28 Dec 2023 10:51

Privatization could help reduce Russian govt borrowing, ease pressure on debt market - Siluanov

MOSCOW. Dec 28 (Interfax) - Privatizing stakes in major companies and banks could be a way to finance part of Russia's budget deficit and make it possible to not completely carry out the ambitious borrowing program for next year, Finance Minister Anton Siluanov said.

Privatization can be seen as an additional reserve, but "this is a very complex issue," he told reporters on Wednesday.

"On one hand, we need to reduce the share of the state sector and, on the other hand, get money. This could be a source for financing the budget deficit. Our borrowing program for next year is substantial - 4.1 trillion rubles [almost 2 trillion rubles more than this year], so privatization as a one-off measure would be most welcome for us," Siluanov said.

Siluanov said earlier that his ministry has submitted a proposal to the government to reduce the state's stakes in a number of major companies in which it holds more than 50% and do so without losing a controlling interest. "This could be tens, hundreds of billions. The list is in the government, we still have to discuss it," he said, adding that there are about 30 major companies where "one could think about reducing the state's stake and replacing [it] with private business."

Siluanov said there are many companies in which the government holds almost a 100% interest, but the state is a less efficient owner than private investors and, as a rule, the operations of these companies improve with the arrival of a private investor. "If it is a strategic company, of course the state will own a controlling stake, but if there is a private shareholder this always stimulates the company to more efficiently manage assets, reduce costs, earn more profit for its shareholders. Private investors, of course, are interested in profit, dividends," he said.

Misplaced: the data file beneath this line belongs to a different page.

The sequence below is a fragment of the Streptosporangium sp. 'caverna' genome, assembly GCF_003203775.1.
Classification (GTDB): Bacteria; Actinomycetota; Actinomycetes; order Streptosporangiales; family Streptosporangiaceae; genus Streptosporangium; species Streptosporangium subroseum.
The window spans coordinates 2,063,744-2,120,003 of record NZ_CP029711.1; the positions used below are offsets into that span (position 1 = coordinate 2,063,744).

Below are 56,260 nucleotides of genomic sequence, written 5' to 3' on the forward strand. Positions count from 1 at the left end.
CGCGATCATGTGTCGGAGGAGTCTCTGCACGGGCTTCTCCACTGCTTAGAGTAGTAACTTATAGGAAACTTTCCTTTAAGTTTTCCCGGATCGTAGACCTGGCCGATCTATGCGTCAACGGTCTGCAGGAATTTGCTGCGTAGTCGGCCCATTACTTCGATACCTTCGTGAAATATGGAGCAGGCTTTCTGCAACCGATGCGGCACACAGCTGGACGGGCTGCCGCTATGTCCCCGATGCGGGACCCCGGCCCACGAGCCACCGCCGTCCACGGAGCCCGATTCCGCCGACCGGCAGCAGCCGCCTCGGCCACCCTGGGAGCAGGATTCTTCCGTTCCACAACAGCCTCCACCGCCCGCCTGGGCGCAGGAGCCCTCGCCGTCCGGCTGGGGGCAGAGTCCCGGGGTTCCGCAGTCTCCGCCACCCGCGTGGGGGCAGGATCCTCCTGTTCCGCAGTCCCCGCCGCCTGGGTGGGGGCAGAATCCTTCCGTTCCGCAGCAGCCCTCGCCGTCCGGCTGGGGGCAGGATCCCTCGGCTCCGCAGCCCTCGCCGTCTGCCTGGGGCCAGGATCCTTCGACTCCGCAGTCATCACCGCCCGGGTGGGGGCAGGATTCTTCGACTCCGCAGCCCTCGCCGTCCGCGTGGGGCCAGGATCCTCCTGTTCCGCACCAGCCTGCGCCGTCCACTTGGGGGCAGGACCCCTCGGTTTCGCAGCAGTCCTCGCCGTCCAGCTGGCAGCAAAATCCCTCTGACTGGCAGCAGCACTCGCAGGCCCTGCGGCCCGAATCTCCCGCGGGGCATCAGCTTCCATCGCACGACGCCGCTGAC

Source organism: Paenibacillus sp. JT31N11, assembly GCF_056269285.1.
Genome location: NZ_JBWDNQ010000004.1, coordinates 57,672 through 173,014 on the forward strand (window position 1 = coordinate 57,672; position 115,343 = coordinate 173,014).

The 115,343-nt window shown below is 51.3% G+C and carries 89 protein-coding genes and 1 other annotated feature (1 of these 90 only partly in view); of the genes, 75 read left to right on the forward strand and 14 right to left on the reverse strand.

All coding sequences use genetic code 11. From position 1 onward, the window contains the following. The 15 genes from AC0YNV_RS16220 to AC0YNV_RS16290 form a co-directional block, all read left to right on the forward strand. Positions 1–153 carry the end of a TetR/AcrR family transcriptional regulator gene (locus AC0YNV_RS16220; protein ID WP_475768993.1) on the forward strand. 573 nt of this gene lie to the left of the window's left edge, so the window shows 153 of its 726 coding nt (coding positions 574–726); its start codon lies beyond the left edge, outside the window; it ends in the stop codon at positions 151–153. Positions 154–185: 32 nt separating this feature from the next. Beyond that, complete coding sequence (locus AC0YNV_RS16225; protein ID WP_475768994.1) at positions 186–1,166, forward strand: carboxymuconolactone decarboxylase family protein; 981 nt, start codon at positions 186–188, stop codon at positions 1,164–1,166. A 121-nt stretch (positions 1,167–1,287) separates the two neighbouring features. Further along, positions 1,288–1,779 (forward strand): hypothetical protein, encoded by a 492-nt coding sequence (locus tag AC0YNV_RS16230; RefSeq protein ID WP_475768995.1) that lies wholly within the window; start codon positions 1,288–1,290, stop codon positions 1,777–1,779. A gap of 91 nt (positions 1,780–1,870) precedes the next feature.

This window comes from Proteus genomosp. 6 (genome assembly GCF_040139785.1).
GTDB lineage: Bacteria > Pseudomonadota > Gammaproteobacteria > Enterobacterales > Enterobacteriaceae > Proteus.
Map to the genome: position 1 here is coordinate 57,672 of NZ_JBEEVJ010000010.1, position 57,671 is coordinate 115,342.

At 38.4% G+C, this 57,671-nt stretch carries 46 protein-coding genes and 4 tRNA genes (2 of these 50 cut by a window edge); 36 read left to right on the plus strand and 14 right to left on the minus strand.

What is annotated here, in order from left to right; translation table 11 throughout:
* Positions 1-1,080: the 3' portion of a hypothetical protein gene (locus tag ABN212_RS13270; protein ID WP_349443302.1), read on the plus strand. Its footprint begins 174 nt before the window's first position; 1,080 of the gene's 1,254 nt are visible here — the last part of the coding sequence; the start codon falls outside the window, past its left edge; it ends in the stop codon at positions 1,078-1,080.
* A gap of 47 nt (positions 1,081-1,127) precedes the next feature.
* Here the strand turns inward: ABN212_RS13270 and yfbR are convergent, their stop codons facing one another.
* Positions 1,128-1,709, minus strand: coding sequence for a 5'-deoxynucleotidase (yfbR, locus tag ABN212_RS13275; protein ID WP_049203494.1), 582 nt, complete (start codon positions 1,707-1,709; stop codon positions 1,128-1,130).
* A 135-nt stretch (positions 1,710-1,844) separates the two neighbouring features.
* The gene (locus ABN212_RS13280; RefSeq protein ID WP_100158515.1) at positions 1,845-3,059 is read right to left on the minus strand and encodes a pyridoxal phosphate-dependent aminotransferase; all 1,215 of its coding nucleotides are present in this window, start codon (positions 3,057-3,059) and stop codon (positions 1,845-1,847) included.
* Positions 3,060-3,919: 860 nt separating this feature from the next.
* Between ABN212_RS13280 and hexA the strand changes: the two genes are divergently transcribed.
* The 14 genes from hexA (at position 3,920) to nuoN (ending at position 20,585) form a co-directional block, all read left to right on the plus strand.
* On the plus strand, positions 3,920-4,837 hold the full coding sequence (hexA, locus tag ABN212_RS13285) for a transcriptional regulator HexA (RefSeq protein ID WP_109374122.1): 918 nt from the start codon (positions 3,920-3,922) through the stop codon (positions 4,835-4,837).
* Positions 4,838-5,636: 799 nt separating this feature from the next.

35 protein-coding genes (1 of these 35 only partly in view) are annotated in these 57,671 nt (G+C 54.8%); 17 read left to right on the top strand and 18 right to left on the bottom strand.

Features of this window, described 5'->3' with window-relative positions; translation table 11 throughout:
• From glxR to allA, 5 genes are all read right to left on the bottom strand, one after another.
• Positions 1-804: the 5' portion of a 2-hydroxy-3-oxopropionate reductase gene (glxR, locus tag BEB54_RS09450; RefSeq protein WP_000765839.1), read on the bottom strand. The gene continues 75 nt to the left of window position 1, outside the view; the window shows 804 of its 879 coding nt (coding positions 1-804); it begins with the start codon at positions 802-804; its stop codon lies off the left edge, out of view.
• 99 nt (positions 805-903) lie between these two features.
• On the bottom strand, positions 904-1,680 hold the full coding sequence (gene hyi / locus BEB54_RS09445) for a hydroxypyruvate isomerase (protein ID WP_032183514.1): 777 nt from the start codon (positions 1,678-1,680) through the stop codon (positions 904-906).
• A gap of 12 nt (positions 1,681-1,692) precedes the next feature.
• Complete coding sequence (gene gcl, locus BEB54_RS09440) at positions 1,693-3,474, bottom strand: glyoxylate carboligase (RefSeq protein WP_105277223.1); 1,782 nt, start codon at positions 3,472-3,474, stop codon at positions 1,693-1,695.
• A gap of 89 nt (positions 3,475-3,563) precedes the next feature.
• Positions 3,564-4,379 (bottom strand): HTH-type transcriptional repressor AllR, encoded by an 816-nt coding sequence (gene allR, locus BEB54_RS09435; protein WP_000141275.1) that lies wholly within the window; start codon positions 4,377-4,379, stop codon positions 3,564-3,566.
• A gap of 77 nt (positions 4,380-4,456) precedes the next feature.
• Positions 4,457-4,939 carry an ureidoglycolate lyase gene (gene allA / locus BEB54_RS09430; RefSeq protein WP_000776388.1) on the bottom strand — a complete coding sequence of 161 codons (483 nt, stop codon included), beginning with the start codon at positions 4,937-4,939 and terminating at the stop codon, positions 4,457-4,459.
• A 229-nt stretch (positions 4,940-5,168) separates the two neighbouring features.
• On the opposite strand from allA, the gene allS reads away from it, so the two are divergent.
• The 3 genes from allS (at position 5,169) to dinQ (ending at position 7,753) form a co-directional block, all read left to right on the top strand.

Privatization has not been a significant source of budget deficit financing in recent years. Potential major sales are periodically discussed, but are not carried out.

Siluanov also recalled that the government was able to reduce the domestic borrowing program for this year by 1 trillion rubles thanks to additional oil and gas revenues.

"I don't know, one wants to hope for the best, maybe our commodities situation [in 2024] will be alright. This year we refrained from 1 trillion rubles in borrowing because oil and gas did well. One would like to hope," Siluanov said, adding that the signs for oil prices at the moment are mixed but pointing more to low prices.